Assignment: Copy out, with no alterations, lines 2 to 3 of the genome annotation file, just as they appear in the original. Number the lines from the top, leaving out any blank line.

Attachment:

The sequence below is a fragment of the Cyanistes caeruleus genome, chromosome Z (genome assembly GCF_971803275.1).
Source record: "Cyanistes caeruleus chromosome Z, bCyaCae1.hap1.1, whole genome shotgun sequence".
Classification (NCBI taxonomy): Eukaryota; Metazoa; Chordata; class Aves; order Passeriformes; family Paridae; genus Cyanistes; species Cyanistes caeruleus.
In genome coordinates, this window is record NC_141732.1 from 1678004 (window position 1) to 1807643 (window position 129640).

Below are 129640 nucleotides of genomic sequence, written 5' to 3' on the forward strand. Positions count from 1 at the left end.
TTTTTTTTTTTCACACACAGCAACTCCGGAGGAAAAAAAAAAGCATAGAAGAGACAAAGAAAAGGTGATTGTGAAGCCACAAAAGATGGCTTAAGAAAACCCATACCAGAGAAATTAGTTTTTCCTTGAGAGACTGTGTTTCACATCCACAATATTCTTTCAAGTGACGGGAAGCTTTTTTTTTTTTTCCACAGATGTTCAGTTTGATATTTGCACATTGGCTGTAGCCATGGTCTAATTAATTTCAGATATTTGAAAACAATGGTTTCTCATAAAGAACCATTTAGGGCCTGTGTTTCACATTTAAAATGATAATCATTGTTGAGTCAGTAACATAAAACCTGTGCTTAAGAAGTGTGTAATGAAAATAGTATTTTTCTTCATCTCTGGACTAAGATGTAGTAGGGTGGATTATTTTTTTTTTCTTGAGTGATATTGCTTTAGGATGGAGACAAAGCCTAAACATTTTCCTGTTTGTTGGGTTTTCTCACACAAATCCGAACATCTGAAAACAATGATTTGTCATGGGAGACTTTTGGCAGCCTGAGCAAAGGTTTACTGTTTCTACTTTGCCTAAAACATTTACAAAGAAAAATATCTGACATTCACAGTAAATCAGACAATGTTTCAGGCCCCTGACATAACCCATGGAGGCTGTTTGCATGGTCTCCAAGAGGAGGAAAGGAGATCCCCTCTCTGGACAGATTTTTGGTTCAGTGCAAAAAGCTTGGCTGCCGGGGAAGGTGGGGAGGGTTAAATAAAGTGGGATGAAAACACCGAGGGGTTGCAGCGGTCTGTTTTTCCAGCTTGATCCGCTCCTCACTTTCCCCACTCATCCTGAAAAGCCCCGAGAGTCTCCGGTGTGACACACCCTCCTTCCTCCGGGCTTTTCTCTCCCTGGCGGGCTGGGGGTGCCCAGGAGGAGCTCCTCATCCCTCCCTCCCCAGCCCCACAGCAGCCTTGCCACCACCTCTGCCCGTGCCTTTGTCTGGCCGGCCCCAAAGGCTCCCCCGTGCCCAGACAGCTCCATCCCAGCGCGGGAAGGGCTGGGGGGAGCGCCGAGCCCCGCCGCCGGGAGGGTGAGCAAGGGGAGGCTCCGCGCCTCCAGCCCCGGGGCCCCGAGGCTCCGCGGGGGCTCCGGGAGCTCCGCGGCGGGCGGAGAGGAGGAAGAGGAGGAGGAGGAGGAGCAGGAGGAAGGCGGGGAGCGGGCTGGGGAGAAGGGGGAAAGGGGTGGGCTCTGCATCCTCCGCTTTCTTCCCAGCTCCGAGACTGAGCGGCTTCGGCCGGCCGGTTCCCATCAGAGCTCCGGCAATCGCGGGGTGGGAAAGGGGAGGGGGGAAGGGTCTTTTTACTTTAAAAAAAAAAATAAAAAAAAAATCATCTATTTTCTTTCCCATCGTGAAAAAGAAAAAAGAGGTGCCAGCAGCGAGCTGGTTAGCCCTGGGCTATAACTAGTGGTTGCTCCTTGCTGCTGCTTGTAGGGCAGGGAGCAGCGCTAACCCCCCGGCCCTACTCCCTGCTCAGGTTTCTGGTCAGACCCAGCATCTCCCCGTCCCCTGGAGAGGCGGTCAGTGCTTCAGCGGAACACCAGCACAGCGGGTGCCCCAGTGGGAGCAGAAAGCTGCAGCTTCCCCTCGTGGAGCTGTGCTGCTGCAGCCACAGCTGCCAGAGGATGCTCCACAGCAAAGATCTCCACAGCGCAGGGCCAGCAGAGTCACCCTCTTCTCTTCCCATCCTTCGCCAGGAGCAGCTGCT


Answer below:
Source record: "Cyanistes caeruleus chromosome Z, bCyaCae1.hap1.1, whole genome shotgun sequence".
Classification (NCBI taxonomy): Eukaryota; Metazoa; Chordata; class Aves; order Passeriformes; family Paridae; genus Cyanistes; species Cyanistes caeruleus.